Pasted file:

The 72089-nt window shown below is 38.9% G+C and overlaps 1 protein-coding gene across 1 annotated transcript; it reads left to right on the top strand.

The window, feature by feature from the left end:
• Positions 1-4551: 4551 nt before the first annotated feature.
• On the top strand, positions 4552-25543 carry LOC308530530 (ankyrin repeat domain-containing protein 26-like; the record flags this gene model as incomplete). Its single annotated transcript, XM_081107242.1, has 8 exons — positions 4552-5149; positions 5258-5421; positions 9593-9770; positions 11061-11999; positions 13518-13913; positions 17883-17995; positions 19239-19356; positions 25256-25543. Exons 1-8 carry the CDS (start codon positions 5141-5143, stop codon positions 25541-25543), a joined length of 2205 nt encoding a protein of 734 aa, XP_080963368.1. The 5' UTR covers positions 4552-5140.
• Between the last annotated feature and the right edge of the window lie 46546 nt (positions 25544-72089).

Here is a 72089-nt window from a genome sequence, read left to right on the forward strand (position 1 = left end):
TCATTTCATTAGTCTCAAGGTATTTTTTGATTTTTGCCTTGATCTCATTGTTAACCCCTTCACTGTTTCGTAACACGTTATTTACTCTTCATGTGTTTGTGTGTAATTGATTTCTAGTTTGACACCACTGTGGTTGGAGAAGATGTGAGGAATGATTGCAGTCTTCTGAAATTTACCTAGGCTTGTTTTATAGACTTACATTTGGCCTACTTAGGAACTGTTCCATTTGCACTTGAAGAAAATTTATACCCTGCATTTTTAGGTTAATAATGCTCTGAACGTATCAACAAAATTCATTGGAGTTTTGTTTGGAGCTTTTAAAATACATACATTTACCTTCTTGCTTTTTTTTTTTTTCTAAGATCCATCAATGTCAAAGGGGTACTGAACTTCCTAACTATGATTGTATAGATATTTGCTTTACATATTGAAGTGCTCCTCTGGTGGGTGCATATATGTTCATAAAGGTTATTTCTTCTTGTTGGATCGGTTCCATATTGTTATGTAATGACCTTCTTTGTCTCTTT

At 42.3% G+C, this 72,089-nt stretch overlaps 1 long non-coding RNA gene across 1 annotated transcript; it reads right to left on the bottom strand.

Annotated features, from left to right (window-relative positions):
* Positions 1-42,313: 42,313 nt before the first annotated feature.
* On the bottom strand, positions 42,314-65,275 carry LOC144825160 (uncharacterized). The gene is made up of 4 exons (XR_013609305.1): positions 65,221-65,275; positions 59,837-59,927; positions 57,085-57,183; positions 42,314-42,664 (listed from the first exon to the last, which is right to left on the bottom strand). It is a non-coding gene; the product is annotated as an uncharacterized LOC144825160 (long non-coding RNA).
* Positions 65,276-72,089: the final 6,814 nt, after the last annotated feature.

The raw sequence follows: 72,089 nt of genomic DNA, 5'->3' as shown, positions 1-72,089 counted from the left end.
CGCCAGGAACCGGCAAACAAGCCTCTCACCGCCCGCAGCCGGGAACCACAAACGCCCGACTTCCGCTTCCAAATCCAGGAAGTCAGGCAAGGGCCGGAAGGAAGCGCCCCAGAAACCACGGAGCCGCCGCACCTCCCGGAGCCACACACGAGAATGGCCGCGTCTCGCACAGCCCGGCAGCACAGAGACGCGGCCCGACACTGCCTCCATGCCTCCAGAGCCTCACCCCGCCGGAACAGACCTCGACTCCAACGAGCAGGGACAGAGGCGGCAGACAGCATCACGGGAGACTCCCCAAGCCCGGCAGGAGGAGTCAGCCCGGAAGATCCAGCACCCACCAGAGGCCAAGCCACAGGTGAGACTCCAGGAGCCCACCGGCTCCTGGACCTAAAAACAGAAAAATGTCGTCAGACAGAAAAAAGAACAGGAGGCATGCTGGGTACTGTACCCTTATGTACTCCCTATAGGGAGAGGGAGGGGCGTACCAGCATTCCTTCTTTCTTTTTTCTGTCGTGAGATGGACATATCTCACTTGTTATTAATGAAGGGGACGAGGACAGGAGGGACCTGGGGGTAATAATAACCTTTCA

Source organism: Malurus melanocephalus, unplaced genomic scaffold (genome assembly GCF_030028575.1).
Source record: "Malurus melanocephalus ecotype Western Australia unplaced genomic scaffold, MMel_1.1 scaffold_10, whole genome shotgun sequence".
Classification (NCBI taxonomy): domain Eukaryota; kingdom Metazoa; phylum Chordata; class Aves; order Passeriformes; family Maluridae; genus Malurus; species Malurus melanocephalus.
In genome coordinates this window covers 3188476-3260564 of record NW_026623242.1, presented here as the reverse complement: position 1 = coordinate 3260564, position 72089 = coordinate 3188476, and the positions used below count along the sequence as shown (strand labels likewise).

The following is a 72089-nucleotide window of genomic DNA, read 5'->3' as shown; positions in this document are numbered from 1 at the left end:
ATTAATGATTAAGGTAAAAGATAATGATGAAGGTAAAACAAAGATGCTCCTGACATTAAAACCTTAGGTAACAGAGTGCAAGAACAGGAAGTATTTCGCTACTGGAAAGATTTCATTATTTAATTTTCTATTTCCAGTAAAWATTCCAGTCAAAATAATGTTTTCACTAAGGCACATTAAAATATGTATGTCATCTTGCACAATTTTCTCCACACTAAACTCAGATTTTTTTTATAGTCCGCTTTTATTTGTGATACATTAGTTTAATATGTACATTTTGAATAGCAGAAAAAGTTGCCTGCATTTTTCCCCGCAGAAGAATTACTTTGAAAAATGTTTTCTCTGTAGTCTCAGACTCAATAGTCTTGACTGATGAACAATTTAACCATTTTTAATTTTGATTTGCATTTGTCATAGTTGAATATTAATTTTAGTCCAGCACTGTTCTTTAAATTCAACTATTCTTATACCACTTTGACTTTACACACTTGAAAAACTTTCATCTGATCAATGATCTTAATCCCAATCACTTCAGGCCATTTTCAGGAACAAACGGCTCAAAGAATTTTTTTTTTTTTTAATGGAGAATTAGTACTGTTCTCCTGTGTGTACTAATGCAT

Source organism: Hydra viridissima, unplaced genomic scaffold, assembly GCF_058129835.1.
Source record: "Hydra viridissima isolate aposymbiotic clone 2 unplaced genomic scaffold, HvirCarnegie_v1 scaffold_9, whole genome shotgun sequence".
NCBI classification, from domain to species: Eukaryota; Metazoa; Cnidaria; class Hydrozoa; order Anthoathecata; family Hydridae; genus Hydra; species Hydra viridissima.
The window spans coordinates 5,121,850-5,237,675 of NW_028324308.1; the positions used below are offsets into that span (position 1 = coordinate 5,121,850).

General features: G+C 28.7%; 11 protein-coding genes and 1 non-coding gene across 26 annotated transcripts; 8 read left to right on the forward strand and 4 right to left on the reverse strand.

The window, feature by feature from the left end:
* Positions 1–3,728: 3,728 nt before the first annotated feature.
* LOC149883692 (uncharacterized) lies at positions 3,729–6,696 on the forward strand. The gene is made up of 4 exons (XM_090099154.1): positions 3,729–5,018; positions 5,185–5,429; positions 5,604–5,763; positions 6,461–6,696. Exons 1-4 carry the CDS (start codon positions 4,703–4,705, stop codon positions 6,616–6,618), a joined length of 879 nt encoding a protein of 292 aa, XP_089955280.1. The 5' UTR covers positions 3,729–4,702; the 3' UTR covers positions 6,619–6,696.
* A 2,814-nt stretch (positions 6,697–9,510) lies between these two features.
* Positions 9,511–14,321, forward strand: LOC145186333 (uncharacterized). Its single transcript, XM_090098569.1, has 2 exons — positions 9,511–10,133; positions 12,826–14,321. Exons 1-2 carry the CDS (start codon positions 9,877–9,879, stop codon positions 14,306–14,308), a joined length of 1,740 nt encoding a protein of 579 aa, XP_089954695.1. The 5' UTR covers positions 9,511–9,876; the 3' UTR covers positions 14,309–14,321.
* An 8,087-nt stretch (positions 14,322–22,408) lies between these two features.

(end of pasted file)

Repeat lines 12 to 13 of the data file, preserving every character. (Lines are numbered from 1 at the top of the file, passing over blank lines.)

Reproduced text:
* Positions 65,276-72,089: the final 6,814 nt, after the last annotated feature.

The raw sequence follows: 72,089 nt of genomic DNA, 5'->3' as shown, positions 1-72,089 counted from the left end.